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ChangingMinds Blog! > Blog Archive > 03-Mar-13


Sunday 03-March-13

Selling to job-hunters

Sometimes I sit and wonder what I shall blog about this week. Other times, a subject just drops into my lap, which it just did. I received an email which told me that the sender had reviewed my CV (aka resum?, and that it was not perfect. Oh dear. I have occasionally put out my CV for pieces of work but I am not particularly looking for a job at the moment, so they probably sucked it out of a database somewhere.

So let's see what they have to say. An early note is that:

Your opening statement needs to be more concise, focused and to deliver more ?punch?. At the moment, it does not do you justice.

Sounds credible? How about if it was your CV/resum? Perhaps you might think it a reasonable statement too. This generalized kind of thing uses the same principle as astrology predictions, where most people who read them read only their own star sign and may be struck by how accurate they seem (but if they read others, they too might seem reasonable!). This is an example of the Personal Validation Fallacy, also known as the Barnum Principle or the Forer Effect. We interpret statements about us through the lens of self-perception and unconsciously add detail. This makes generalized statements seem quite accurate, especially if they are flattering in some way.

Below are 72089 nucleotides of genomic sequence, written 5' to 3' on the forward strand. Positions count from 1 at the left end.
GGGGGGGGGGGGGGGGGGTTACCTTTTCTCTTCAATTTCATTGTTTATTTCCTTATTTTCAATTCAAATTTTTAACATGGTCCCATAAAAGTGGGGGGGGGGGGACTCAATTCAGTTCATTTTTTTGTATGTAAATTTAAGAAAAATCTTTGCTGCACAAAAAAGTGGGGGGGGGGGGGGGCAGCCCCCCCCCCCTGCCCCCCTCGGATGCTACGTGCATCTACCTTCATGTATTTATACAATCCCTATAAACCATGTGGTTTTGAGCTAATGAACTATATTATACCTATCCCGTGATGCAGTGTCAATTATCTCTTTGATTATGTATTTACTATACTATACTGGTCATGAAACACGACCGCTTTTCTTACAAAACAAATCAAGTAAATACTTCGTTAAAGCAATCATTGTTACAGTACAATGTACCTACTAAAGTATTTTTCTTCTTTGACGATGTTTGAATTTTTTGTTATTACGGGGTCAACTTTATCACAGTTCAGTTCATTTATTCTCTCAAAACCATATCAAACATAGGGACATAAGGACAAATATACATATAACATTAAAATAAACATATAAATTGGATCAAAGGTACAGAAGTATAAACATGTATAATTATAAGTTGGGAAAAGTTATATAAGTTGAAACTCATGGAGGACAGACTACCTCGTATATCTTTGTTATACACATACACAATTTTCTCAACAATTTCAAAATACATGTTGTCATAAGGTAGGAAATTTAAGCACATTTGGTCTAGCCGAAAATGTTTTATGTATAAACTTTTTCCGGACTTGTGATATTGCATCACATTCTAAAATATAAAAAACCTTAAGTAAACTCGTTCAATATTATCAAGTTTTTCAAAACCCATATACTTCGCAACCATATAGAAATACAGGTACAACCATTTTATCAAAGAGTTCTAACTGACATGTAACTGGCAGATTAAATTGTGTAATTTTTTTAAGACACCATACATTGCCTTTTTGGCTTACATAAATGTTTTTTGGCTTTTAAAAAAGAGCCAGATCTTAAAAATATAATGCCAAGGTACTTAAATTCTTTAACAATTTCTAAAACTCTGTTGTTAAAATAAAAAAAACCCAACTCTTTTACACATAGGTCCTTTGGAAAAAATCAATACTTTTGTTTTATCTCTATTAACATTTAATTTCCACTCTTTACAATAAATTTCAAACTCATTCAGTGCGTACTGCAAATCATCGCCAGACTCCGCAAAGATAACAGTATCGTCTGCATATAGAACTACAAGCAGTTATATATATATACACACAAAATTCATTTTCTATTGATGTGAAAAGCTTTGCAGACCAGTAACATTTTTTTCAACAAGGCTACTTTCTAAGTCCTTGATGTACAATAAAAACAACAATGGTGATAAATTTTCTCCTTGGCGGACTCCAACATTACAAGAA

The blurb continues, including statements such as:

...there is not a good use of space and the layout appears cluttered...

Well I might disagree with this, as I do make very careful use of space. But then I've accepted their first statement which seems to be caring ('does not do you justice') so perhaps this may be true. The 'punch' word in the first statement also may well make me feel a bit beaten down. They then pick me up with a nice compliment, followed by another slapping-down stern warning:

Your experience and skills are impressive. However, at the moment, an employer could miss out on key factors that could clinch you an interview.

And of course they can help me get it right and get a job. And their very reasonable charges are nothing as compared with the salary I could get. To add a frightener, they point out that 'The Office of National Statistics shows in the last 12 months, the average number of applications per job vacancy has risen from 7 to 37.'

Perhaps they are right. Maybe I am a bit over-confident. I followed their link and they do look like a bona fide company. It is likely that they did find my CV/resum?and perhaps I could do better. But then writing for this website does make me very analytical and rather suspicious of emails that appear out of the blue.

I won't be calling them, but at least I got an interesting blog out of it.

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